Massive Cuts At City College SF Lead Endangered Staff to Organize ‘Pink Slip Rally’
City College of San Francisco is known for providing a free college education opportunity for San Francisco residents. But many currently enrolled students might not get those degrees — even if they’ve already completed most of the course work — as a round of mass layoffs at the City College of San Francisco (CCSF) threatens more than 160 full-time faculty (30% of full-time faculty, plus additional cuts that equal 90% of part-time faculty), and nearly 35 administrators (74% of administrative staff). These cuts wouldn’t just eliminate hundreds of jobs, they’d also eliminate degree programs that are uniquely accessible to students of color or growing up below the poverty line.
The union representing the City College faculty are organizing a Virtual Press Conference and In-Person Pink Slip Action Friday, March 12, in person on the steps of City Hall (12 Noon) and virtually on Zoom (11:30 a.m.-Noon).
“The college is facing a fiscal crisis, and they’ve decided the main way of resolving that is to threaten the employment of our faculty,” Alan D’Souza, a CCSF librarian who’s also a lead faculty organizer on their faculty union AFT 2121, tells BrokeAssStuart.com. “For the first time in decades, they’re threatening to lay off full-time, tenured and tenure-track faculty.”
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These layoffs are not yet certain, so there’s still something that can be done. Faculty were given advance “Notices” for March 15, but these could become real and permanent layoffs on May 15, 2021.
“It’s appalling and outrageous,” D’Souza tells us. “It is short-sighted, primarily because the potential laying off of the faculty will lead to devastating cuts in those [teachers’] departments.”
CCSF did not respond to our request for comment for this article. But they did put out a statement on Tuesday defending the cuts.
“With 93% of the College’s budget comprised of salary and benefit expenses, the needed changes in expenditures will have impacts on College employees,” the statement says. “The magnitude of the budget challenges means that City College is reducing the number of classes it will offer, as well as curtailing some student services. These reductions, while painful, are necessary to ensure the long-term stability of the College, not just for the current generation of students, but for generations to come.”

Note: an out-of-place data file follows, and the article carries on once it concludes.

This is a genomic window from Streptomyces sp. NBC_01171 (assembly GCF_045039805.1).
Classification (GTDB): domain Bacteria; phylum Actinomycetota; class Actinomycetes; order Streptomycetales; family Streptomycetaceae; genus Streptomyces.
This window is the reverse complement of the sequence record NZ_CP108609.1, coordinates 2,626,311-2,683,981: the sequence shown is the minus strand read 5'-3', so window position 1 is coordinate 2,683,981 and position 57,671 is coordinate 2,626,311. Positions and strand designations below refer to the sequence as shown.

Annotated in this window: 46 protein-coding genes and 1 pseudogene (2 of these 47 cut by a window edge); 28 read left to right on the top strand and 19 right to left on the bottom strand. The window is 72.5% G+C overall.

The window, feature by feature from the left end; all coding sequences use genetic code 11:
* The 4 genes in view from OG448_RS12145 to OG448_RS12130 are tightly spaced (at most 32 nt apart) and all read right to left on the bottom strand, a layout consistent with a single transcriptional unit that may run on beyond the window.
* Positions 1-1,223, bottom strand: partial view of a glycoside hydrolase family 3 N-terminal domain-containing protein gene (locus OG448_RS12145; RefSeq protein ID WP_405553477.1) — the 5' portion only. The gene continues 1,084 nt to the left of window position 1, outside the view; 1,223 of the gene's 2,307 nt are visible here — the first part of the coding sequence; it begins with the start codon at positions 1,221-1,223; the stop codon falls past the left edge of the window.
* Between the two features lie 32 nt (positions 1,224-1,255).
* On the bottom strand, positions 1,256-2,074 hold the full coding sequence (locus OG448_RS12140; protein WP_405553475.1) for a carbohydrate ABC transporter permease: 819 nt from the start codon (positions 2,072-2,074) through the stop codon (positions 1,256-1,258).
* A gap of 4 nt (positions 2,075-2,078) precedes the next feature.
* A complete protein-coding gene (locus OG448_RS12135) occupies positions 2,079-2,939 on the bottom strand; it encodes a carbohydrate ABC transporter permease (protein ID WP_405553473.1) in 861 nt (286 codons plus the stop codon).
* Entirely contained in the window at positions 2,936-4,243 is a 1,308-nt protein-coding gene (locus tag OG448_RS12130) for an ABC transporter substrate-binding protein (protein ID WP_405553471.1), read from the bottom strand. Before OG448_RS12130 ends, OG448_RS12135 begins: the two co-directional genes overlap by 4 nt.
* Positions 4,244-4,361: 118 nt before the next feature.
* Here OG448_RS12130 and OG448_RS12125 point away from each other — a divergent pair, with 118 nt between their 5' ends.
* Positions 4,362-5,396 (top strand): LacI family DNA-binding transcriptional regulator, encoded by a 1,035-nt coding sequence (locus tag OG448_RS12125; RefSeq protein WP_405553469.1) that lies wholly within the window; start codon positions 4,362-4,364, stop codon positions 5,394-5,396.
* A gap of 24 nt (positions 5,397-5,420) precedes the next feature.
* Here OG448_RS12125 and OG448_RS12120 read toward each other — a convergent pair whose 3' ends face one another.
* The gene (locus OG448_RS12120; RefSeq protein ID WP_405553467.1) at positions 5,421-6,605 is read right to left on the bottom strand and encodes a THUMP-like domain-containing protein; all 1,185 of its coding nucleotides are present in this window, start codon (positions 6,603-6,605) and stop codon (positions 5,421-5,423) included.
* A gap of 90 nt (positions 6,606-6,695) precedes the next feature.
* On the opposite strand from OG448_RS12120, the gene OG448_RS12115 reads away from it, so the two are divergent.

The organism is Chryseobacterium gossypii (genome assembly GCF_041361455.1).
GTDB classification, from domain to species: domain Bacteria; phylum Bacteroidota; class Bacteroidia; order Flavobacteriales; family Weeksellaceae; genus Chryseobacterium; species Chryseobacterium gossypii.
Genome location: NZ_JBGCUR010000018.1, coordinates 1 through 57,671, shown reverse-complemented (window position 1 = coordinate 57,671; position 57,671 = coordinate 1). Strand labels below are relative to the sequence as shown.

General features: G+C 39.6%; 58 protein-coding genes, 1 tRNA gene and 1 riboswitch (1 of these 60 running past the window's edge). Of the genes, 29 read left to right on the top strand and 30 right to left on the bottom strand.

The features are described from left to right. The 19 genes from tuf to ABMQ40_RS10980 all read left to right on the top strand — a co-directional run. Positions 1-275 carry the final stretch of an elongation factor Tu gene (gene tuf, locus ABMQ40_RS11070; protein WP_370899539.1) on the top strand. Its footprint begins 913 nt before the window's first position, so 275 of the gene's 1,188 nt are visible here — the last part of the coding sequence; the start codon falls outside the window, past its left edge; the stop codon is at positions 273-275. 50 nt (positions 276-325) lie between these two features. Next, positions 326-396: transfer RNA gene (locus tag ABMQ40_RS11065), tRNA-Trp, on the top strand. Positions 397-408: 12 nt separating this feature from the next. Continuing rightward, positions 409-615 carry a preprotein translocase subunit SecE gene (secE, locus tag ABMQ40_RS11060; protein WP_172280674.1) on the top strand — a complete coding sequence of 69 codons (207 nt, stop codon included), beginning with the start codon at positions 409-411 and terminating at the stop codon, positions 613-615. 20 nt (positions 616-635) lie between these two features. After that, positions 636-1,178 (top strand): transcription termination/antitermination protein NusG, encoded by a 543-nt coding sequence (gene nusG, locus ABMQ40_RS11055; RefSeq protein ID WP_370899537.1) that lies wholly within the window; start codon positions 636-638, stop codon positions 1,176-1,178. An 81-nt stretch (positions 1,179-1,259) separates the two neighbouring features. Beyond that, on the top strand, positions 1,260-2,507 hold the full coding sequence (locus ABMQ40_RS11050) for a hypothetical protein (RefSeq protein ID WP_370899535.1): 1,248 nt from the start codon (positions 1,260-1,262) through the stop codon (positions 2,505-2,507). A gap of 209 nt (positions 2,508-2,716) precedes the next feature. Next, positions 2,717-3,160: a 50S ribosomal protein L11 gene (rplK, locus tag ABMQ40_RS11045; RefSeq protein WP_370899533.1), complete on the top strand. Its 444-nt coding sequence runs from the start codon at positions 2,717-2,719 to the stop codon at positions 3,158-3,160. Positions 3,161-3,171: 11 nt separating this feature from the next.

The faculty feels these cuts ensure the opposite of stability.
“This puts the college and the students and our faculty in a precarious situation of uncertainty, not knowing what course offerings will be available in the fall of 2021,” D’Souza says. “Students who are already on a pathway to completion would not have a pathway to complete the program or certificate they are already in the process of doing.”
He tells us these students are now “In limbo, and don’t have a road to completion. They can’t get that degree or certificate they were working on.”
These cuts were made while the city of San Francisco and the state of California were still looking enormous COVID-19 related deficits. But the just-passed Biden COVID relief bill provides a windfall for cities and states to get out of those deficits, so there really ought to be more city, state, and federal funds to keep the college afloat.
“The reality is that for decades, City College has been providing educational and economic opportunities for our students,” D’Souza points out. “Students have been growing and blossoming, and those opportunities are going to be lost.”
“The rally Friday is an attempt to make sure those stories — the stories of the vibrancy of the college, the good that comes out of these programs — is actually what’s elevated,” he says. “It’s not the faculty, it’s not the students that are to blame here. Those are the people that are going to be suffering as a consequence of these cuts.”
The Virtual Press Conference and In-Person Pink Slip Action is Friday, March 12, in person on the steps of City Hall (12 Noon, RSVP Here) and virtually on Zoom (11:30 a.m.-Noon, Link Here).